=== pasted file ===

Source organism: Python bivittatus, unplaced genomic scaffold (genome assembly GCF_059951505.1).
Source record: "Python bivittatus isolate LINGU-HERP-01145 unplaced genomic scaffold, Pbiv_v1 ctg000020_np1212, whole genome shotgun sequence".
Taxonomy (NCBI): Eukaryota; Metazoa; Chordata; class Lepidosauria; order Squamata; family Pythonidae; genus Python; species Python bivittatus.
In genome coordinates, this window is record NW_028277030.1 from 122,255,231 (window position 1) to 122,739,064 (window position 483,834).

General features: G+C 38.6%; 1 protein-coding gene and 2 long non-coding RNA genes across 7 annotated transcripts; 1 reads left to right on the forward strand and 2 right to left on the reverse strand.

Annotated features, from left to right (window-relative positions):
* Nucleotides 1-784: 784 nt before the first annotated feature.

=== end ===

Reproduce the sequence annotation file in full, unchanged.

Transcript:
Source organism: Python bivittatus, unplaced genomic scaffold (genome assembly GCF_059951505.1).
Source record: "Python bivittatus isolate LINGU-HERP-01145 unplaced genomic scaffold, Pbiv_v1 ctg000020_np1212, whole genome shotgun sequence".
Taxonomy (NCBI): Eukaryota; Metazoa; Chordata; class Lepidosauria; order Squamata; family Pythonidae; genus Python; species Python bivittatus.
In genome coordinates, this window is record NW_028277030.1 from 122,255,231 (window position 1) to 122,739,064 (window position 483,834).

General features: G+C 38.6%; 1 protein-coding gene and 2 long non-coding RNA genes across 7 annotated transcripts; 1 reads left to right on the forward strand and 2 right to left on the reverse strand.

Annotated features, from left to right (window-relative positions):
* Nucleotides 1-784: 784 nt before the first annotated feature.